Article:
not in season: blueberry apple crisp
I was fooled at the grocery store last week. I noticed a display of pints of blueberries, on sale at a very good price. I checked the label to find out where they came from, and I was pleased to find out that they were local, from just south of here, in Winter Haven. The kids asked if we could buy the blueberries, so I said yes. They don’t always ask for fresh fruits or vegetables, so when they do, I do what I can to encourage that habit.
It was only after I got home, with several pints of blueberries in my reusable bag, that I started thinking about those berries. I went online to research our local blueberry farms, and I realized that typical harvest months are not until summer. I pulled a package of blueberries out of the refrigerator, and read it a little closer. “Product of Chile,” but distributed out of Winter Haven, the label read.
Duped. I was duped.
So, that got me thinking about the value of eating locally-grown and locally-produced foods. I try to do it whenever possible, and I feel bad when I make a mistake. Like when I find that I’ve bought blueberries imported from Chile. But does it really matter? Is it more important to eat locally-grown food – for reasons of sustainability and eco-friendliness — or is it more important to promote and encourage my children’s desire for fresh fruits and veggies?
The answer that I’ve decided on is that I’m not going to stress about it. If my kids ask for blueberries, and blueberries are in the market, then I’m going to buy blueberries for them. When our farmer’s market opens back up in the next month or so, it will be easier to shop for fresh foods harvested in this part of north Florida. Until then, feeding my children a variety of fruits and vegetables – especially if they ASK for them – wins out as most important in my book.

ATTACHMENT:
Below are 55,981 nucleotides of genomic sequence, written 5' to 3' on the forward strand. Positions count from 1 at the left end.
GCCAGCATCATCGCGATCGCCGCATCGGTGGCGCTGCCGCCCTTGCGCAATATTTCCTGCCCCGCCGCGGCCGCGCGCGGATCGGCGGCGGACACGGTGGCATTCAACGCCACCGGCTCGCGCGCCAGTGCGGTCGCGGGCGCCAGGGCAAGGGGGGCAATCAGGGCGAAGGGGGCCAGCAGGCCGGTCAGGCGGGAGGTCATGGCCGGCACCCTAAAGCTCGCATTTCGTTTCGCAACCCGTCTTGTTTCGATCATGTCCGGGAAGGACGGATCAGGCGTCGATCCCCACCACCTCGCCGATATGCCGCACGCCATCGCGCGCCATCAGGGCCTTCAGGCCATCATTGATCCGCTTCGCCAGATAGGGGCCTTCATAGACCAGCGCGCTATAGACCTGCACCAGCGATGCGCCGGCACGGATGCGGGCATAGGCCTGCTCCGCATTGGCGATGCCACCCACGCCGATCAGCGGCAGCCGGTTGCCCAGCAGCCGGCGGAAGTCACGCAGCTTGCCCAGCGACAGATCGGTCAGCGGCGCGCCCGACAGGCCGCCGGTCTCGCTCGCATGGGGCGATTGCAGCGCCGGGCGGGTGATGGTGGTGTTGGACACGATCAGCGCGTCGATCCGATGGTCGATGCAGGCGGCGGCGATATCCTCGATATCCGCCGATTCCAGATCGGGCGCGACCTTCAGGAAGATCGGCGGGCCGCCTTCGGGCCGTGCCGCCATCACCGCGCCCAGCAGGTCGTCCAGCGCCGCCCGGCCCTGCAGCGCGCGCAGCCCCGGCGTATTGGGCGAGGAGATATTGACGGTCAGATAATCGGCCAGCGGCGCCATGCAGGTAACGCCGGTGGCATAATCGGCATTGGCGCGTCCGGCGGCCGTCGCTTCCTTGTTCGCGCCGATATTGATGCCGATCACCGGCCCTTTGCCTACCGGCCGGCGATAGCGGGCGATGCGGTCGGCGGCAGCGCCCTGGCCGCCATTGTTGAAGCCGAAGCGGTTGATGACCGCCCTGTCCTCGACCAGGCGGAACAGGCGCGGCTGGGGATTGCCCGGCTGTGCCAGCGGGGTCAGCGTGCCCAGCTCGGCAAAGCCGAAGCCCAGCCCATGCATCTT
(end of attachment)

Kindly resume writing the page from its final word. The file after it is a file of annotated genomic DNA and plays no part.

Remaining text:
So, back to those Chilean berries…
A fruit crisp is a great way to showcase blueberries. I threw in some chopped apple, just for fun, and I ended up with a Blueberry Apple Crisp. It feels like a lighter dessert than pie, but to me, it’s just as satisfying. I like mine plain, warm out of the oven, but this crisp would be just as wonderful with a scoop of vanilla ice cream served in the same bowl.
Yield: Serves 4-6.
Blueberry Apple Crisp
This is a simple fruit dessert that is satisfying when eaten by itself, or you can jazz it up by serving it warm with vanilla ice cream on the side.
2 cups blueberries
1 large apple, peeled, cored, and chopped into 1/2-inch chunks
1/4 cup light brown sugar
1 tablespoon cornstarch
1/2 teaspoon cinnamon
1/8 teaspoon allspice
1 teaspoon lemon zest
1/2 tablespoon lemon juice
Preheat oven to 375°F. Make filling: In a bowl, combine blueberries, chopped apple, light brown sugar, cornstarch, cinnamon, allspice, and lemon zest and juice. Toss together and set aside.
Make topping: Stir together flour, sugars, cinnamon, nutmeg, and salt. Add butter pieces, and toss to coat with the dry ingredients. Using fingertips, pinch pieces of butter together with the flour and sugar mixture; it should resemble crumbly, wet sand when completely blended. Chill in the refrigerator for at least 15 minutes, or in the freezer for 7 to 8 minutes.
Add fruit filling to a 9-inch pie plate. Spread chilled topping evenly over the filling. Bake for about 40 minutes, or until the fruit is bubbly and the topping is golden brown. Let cool for 10 minutes prior to serving.